Colonel John Tracy, manager of the Lafayette Hotel, said, “The racing would be one of the greatest events in the history of Cape May. I am satisfied that we have the best mile and kilometer course in the country and possibly the world. Should these meetings be held successfully as they now promise to be, a new attraction will be added to the many superior and natural advantages we already possess.”
The race, scheduled for July 29, 1905, was rained out and held the following day.
The Cape May Automobile Club had to get special permission from the AAA to race on a Sunday as the regular rules restricted Sunday racing.
Christie was victorious in his 8 cylinder, 180 hp Blue Flyer and took his great machine over the course several times. In these heats, the times were very close to the record and in three heats his time was 25.2 seconds or 90.72 mph. Finally, as the spectators and officials looked on, he was clocked at 25 seconds flat (89.28 mph) – a new kilometer record.
Christie told a local newspaper reporter, “I am gratified of course, by the performance, but not at all surprised. I believe I can clip a little more off the record on this beach.”
“How about the mile record?” the reporter asked.
“I have always believed I can lower the mile record on the Cape May beach, but conditions must be perfect.” Christie replied.
The Cape May Automobile Club sent out entry blanks for a two-day automobile meet and speed test to be held Friday and Saturday, August 25 and 26, under the official sanction of the AAA racing board. There would be a special prize for a free-for-all event for the mile and kilometer opened to the world. A one-mile gymkhana race; standing start; touring cars with three passengers and cars to be run three-eights of a mile. Also on the roster of events – stop car, unload all passengers who would select umbrellas from a barrel, open them before resuming their seats – car to continue as soon as all passengers were seated with umbrellas raised. First car crossing the mile finish line is the winner. If any umbrella was closed, broken, or turned inside out, the car would be disqualified.
According to Carrie Daly’s diary, August 25th, the first day of automobile racing, was fair all morning with rain starting about 11:30. She wrote that it rained very hard all afternoon. As track conditions were spongy from the rain, some of the racers put off racing until the next day.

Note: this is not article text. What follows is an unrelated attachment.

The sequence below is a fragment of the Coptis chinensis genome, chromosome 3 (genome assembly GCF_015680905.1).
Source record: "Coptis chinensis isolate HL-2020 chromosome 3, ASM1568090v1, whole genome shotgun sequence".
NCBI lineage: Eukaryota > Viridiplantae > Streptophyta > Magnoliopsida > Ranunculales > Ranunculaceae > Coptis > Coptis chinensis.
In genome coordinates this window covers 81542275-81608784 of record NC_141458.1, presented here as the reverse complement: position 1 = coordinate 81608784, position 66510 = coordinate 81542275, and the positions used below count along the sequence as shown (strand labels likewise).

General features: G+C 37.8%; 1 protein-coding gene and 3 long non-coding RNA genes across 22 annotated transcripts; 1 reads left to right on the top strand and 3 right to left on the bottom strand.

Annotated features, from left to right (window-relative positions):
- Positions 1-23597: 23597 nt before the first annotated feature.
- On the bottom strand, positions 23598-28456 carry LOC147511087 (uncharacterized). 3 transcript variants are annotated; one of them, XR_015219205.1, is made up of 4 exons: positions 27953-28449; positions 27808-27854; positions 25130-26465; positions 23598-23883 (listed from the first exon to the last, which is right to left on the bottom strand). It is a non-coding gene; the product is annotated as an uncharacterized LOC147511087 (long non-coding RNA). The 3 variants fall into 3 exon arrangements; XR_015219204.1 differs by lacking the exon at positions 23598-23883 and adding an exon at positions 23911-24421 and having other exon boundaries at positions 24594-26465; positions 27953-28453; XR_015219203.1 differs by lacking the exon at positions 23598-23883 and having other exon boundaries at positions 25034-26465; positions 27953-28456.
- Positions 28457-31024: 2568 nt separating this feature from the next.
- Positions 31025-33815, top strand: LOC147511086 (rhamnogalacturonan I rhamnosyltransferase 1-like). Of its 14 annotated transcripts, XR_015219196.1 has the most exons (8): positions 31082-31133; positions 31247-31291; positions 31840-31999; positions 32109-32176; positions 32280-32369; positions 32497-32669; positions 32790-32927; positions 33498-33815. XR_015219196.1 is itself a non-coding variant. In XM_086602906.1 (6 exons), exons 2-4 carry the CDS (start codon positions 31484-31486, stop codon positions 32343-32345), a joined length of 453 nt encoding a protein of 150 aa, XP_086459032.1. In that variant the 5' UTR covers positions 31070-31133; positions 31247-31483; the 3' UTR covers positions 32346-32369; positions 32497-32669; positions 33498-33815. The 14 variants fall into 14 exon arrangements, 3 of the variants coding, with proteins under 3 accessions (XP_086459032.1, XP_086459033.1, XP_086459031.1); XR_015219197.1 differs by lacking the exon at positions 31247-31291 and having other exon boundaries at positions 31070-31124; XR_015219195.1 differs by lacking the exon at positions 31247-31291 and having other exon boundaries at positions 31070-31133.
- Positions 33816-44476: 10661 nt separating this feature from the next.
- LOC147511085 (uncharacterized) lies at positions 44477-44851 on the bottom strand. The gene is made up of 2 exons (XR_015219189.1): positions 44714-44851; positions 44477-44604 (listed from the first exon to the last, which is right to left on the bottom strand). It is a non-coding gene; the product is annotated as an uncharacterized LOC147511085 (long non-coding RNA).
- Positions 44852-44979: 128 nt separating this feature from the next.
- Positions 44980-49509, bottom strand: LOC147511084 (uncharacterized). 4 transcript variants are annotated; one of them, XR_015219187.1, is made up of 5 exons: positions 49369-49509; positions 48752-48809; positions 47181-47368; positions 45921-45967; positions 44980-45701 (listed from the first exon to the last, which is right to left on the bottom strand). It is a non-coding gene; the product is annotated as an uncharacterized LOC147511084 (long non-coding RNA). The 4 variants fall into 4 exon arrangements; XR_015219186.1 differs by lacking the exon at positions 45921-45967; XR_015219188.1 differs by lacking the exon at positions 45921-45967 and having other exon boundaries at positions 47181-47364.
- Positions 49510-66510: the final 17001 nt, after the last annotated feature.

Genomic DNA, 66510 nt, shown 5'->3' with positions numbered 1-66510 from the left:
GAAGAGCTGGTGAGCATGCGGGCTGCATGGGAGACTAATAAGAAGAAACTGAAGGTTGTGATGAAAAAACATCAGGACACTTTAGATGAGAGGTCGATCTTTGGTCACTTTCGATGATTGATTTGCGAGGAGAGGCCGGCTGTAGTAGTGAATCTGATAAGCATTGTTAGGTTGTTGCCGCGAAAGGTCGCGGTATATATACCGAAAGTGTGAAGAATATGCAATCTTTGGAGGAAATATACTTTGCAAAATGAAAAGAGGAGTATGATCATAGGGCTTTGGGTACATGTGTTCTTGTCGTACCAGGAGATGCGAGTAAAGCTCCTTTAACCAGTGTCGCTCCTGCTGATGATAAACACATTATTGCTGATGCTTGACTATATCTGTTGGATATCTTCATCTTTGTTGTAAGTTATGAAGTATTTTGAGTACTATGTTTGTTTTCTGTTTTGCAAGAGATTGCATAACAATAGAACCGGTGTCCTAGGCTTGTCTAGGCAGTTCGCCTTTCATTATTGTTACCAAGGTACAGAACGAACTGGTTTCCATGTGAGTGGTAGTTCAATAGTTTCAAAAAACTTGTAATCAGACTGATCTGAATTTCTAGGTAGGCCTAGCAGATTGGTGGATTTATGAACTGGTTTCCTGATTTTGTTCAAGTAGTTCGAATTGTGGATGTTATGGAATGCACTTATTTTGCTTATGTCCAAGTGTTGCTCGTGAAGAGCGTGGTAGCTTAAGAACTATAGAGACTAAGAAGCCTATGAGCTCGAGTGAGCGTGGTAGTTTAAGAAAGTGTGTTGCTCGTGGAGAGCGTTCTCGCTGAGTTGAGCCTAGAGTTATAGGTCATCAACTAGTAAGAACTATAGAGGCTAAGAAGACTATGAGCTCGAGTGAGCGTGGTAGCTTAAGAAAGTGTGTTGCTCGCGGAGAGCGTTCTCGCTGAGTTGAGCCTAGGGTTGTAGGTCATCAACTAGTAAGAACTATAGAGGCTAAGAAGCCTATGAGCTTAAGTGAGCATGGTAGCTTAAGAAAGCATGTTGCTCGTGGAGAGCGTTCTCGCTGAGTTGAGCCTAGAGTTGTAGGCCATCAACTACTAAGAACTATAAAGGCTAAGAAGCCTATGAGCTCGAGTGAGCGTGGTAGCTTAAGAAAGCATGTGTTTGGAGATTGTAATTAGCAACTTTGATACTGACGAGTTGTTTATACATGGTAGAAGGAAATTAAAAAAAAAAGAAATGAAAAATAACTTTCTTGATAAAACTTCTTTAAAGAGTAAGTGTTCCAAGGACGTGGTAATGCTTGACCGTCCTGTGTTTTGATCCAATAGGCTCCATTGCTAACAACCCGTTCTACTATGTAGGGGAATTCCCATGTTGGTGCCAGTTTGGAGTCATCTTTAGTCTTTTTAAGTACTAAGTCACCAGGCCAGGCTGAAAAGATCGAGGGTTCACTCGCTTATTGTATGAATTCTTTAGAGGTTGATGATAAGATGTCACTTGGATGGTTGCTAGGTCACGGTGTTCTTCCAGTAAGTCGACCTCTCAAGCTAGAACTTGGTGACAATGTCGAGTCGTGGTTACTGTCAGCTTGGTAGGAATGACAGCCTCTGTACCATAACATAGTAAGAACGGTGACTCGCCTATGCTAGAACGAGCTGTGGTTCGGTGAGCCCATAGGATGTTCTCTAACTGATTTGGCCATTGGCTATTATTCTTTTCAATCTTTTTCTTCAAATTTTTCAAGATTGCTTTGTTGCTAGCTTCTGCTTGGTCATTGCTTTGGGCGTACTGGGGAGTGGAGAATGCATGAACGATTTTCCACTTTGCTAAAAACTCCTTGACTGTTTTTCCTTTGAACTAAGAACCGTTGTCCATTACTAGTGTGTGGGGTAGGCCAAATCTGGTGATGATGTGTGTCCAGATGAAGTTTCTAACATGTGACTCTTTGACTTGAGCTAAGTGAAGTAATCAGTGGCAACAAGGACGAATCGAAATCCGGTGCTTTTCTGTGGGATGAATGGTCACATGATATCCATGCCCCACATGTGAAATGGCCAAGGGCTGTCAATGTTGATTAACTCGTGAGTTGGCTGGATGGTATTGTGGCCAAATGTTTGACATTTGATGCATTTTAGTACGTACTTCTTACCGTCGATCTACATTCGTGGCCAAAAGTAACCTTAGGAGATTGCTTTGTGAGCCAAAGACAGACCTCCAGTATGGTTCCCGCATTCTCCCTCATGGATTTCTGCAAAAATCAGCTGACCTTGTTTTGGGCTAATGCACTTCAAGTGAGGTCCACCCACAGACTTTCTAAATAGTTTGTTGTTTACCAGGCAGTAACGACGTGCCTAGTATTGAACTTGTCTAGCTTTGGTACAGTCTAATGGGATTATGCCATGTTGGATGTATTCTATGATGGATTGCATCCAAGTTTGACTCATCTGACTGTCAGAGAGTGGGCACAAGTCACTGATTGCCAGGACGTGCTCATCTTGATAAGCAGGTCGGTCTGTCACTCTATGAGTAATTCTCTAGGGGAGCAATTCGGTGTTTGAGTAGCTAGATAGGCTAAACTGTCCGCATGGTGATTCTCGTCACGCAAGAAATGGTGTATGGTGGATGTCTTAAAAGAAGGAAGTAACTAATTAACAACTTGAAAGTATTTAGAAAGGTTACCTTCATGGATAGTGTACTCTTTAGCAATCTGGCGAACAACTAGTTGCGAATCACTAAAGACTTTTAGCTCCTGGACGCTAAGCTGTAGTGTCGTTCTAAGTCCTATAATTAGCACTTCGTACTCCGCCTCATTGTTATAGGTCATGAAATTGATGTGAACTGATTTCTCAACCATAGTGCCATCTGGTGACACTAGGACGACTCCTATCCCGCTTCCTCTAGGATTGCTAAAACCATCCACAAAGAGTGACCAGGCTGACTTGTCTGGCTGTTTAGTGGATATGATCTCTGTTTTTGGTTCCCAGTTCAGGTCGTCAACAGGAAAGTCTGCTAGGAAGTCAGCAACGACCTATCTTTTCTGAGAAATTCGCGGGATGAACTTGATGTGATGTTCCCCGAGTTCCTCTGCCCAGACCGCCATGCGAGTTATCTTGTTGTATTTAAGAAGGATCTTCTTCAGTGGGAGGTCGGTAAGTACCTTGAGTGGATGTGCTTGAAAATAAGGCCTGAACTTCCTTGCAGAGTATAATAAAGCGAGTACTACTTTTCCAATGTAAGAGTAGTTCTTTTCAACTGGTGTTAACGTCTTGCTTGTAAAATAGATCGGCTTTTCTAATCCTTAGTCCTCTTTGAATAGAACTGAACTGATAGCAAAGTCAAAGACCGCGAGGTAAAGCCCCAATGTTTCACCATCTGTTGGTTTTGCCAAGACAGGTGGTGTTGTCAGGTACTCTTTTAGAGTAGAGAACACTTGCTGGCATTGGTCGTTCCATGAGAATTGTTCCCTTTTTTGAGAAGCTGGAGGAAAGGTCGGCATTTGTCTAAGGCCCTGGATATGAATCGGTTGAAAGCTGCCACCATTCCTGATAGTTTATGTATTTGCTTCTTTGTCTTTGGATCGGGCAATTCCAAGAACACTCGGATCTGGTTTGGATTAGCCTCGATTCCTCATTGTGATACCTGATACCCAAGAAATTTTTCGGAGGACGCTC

An estimated 20,000 spectators viewed the first races. The boardwalk was lined for two miles.
Results of the races of August 25th were: Cedrino, in his 20 hp Fiat won the first event; Kelsey, in his Maxwell, made a good show for the second prize. In the second event, open to women, Mrs. C. C. Fitler, in her Packard with 28 hp, won in 56 seconds.
Events 5, 6, and 9 between the great racing experts were postponed, owing to unfavorable conditions. Henry Ford did not put in an appearance. Christie’s machine was not in perfect condition. Louis Chevrolet’s car was out of kilter.
Only Campbell, with his 80 hp Darracq (Red Devil) was in shape to race. Campbell, to please the crowd, went the kilometer distance in 25.8 seconds (86.51 mph) and 25.2 seconds (88.57 mph) His last trial was only one-fifth of a second behind Christie’s American record. However, had he beaten Christie’s record, it would not have counted officially. Christie, who was a favorite of the spectators, went the distance in 26.8 seconds (83.28 mph) and 26 seconds flat (85.85 mph) with a disabled car.
Cape May was proud of the officials of the Cape May Automobile Club who showed they were capable of handling the biggest events that had ever come to Cape May. According to reports “there were no problems throughout the city except for the rain that fell yesterday afternoon which prevented the breaking of the established speed records of the mile and kilometer.” All persons interested in automobiles said Cape May was destined to be the established home of the sport because the stretch of beach on which the trials was held was the finest in the country.